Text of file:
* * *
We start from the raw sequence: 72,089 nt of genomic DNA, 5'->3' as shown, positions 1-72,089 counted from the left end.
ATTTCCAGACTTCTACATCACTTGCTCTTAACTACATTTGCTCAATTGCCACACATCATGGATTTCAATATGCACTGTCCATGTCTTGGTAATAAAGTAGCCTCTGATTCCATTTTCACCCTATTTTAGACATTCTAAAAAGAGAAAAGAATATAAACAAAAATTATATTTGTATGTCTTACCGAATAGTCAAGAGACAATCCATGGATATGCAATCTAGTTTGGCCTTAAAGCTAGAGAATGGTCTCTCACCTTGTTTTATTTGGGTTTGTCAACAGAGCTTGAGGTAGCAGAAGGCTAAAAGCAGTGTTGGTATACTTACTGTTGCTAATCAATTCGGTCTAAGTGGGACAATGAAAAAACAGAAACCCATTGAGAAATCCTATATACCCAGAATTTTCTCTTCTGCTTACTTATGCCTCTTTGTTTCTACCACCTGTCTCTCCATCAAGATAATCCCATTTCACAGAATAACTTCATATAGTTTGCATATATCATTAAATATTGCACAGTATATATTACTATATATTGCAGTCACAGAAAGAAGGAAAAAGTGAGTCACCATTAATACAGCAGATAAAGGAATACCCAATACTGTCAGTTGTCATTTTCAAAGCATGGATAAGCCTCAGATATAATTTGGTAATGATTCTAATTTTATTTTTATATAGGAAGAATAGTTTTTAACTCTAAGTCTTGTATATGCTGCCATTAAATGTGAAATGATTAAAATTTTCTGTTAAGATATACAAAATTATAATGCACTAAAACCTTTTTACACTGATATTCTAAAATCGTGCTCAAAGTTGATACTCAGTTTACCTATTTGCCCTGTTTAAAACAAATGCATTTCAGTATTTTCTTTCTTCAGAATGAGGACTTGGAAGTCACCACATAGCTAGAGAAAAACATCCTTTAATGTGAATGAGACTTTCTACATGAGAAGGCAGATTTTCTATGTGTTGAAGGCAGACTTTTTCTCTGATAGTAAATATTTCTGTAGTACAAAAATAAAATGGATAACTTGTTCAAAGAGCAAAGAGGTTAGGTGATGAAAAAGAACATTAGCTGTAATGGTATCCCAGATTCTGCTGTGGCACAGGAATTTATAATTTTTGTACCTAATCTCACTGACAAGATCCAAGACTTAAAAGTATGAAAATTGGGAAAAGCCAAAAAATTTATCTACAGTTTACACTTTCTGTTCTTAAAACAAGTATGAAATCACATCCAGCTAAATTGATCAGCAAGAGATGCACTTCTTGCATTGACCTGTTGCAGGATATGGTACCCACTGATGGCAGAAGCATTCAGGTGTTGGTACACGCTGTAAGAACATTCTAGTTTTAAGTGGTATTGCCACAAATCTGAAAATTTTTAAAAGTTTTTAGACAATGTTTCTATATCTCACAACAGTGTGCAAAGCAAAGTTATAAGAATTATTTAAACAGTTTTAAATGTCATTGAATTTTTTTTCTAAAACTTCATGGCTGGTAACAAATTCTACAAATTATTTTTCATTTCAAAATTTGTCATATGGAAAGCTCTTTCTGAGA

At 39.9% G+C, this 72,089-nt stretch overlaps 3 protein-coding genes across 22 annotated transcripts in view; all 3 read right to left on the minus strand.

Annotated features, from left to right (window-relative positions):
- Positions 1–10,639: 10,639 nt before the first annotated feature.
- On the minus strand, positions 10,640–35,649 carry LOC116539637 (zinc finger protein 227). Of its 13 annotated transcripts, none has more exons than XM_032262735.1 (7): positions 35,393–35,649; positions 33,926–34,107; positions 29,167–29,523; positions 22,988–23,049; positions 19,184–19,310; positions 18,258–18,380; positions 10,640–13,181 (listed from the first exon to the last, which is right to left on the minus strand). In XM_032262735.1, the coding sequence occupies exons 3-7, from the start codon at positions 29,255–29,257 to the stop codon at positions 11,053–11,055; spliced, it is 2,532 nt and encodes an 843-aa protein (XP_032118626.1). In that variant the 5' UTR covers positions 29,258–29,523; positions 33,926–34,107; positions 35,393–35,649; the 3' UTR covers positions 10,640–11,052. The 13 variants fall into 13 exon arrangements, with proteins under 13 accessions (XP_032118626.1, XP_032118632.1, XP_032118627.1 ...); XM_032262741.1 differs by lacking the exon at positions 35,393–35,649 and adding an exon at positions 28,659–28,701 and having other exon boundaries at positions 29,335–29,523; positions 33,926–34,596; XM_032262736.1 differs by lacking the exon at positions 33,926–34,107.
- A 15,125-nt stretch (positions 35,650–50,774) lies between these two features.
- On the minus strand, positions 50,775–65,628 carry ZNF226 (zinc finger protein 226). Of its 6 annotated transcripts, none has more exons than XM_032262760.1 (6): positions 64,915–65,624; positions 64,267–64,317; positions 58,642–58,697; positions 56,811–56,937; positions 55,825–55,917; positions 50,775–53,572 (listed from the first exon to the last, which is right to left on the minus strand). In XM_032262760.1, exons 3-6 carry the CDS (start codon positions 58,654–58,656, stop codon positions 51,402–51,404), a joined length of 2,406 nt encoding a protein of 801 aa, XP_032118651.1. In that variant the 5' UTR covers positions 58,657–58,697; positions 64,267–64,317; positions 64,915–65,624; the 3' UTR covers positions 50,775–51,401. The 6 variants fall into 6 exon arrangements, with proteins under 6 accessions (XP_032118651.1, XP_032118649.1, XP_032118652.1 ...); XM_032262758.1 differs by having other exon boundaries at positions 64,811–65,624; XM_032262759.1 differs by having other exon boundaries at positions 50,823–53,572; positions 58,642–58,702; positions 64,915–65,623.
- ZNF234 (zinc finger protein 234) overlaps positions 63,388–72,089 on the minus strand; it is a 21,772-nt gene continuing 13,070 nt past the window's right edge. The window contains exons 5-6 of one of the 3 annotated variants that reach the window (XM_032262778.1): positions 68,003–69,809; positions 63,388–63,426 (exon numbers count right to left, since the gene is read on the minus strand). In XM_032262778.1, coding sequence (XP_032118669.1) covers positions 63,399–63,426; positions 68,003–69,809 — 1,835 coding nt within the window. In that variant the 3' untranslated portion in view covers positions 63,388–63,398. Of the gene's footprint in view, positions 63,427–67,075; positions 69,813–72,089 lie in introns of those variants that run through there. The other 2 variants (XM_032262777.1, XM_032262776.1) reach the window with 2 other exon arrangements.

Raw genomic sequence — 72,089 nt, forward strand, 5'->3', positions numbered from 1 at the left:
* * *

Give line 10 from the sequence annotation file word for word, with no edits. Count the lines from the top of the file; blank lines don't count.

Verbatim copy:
Raw genomic sequence — 72,089 nt, forward strand, 5'->3', positions numbered from 1 at the left: